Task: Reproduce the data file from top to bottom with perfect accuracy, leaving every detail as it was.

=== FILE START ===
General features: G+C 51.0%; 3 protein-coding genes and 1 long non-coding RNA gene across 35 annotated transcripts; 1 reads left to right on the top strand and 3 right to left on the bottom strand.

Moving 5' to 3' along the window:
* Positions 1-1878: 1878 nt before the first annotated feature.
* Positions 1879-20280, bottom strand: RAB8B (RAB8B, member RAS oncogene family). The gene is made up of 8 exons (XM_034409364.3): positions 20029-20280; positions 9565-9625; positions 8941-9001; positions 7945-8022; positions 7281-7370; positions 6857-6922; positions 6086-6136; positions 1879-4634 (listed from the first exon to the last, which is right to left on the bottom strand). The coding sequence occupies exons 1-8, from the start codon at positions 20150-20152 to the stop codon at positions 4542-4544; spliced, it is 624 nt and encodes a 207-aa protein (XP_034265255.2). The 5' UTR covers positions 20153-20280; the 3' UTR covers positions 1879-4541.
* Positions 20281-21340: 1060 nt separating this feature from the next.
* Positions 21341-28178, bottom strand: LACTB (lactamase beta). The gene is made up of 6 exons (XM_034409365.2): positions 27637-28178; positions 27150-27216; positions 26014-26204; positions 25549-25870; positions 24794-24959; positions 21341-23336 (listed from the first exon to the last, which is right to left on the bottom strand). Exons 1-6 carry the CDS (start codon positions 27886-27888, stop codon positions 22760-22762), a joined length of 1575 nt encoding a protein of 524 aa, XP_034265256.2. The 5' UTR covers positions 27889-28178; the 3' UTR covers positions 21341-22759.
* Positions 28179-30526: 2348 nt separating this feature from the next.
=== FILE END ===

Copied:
General features: G+C 51.0%; 3 protein-coding genes and 1 long non-coding RNA gene across 35 annotated transcripts; 1 reads left to right on the top strand and 3 right to left on the bottom strand.

Moving 5' to 3' along the window:
* Positions 1-1878: 1878 nt before the first annotated feature.
* Positions 1879-20280, bottom strand: RAB8B (RAB8B, member RAS oncogene family). The gene is made up of 8 exons (XM_034409364.3): positions 20029-20280; positions 9565-9625; positions 8941-9001; positions 7945-8022; positions 7281-7370; positions 6857-6922; positions 6086-6136; positions 1879-4634 (listed from the first exon to the last, which is right to left on the bottom strand). The coding sequence occupies exons 1-8, from the start codon at positions 20150-20152 to the stop codon at positions 4542-4544; spliced, it is 624 nt and encodes a 207-aa protein (XP_034265255.2). The 5' UTR covers positions 20153-20280; the 3' UTR covers positions 1879-4541.
* Positions 20281-21340: 1060 nt separating this feature from the next.
* Positions 21341-28178, bottom strand: LACTB (lactamase beta). The gene is made up of 6 exons (XM_034409365.2): positions 27637-28178; positions 27150-27216; positions 26014-26204; positions 25549-25870; positions 24794-24959; positions 21341-23336 (listed from the first exon to the last, which is right to left on the bottom strand). Exons 1-6 carry the CDS (start codon positions 27886-27888, stop codon positions 22760-22762), a joined length of 1575 nt encoding a protein of 524 aa, XP_034265256.2. The 5' UTR covers positions 27889-28178; the 3' UTR covers positions 21341-22759.
* Positions 28179-30526: 2348 nt separating this feature from the next.